Once back in Vientiane, head to the Mekong and enjoy a cold beverage from one of the riverside snack vendors. Watch the sunset, take a stroll along the promenade, browse the stands at the Vientiane night market, and perhaps join in the local exercise class. For dinner, explore Vientiane’s French dining scene at L’Adresse de Tinay. The three-course set menu is surprisingly good value considering it’s served at one of the best French restaurants in town.
Lao Textiles and Traditional Massage
Enjoy a leisurely breakfast at another of Vientiane’s best cafes. Le Banneton was a favorite on my visit, but it has since been renamed Cafe Vanille. I can only hope that the experience is still as good.
If you are at all into woven fabrics, you’ll want to swing by Carol Cassidy Lao Textiles. A master weaver from the United States, Carol Cassidy founded Lao Textiles in 1990. Today, the company employs dozens of Laotians who weave silk into modern designs with traditional motifs. The silk is spun onsite and colored with botanical dyes.
I was fortunate to get a behind-the-scenes tour from Carol’s husband, Dawit, who was working in the shop when I stopped in. It was fascinating to watch as Lao women nimbly wove silk threads into art on ancient wooden looms. Carol’s designs are museum quality and have the price tags to match. Dawit told me that their fabrics have graced the boutiques of Louis Vuitton and Dior. Most of their business comes from private commissions for items such as curtains and sofa covers, though more reasonably priced items are available in the gift shop.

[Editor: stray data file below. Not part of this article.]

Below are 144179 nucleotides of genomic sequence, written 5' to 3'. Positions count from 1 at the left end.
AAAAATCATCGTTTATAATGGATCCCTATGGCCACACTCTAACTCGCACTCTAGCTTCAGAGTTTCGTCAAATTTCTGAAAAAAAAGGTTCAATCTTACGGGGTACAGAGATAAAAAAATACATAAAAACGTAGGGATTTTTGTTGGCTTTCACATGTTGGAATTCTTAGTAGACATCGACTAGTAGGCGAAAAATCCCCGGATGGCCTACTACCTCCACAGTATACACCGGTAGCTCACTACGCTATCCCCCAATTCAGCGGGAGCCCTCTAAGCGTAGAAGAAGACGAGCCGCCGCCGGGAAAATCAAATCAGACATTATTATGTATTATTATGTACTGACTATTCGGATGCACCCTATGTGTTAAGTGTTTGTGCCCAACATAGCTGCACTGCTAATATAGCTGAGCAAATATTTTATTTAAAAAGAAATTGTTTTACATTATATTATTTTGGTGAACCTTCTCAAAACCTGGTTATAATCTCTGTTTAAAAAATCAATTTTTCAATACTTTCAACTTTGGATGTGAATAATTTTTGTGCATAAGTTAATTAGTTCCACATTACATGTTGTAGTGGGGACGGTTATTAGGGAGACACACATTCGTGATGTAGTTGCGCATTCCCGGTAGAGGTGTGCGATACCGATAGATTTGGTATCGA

For a wider array of Lao handicrafts and souvenirs, head to the Her Works boutique. Her Works was started by a Lao woman who wanted to support her country’s many ethnic minorities. Every piece in the shop is created using indigenous materials and techniques, such as indigo dyeing and embroidery. The traditional ethnic patterns look fresh and modern when incorporated into sleekly designed dresses and accessories. I bought a purse and two pillow covers that get tons of compliments.
Another shop I’m glad to support is Interwoven. This small jewelry store strives to provide a safe working environment for Southeast Asian women, a demographic that is particularly vulnerable to exploitation. I bought a beaded necklace with a turquoise elephant pendant, confident that the proceeds would directly benefit the local economy.
No trip to Laos would be complete without getting a traditional massage. There are dozens of spas in Vientiane offering massages at a variety of price points. I opted for the Lao Mekong Nail, Spa, and Massage because of its convenient location and positive online reviews.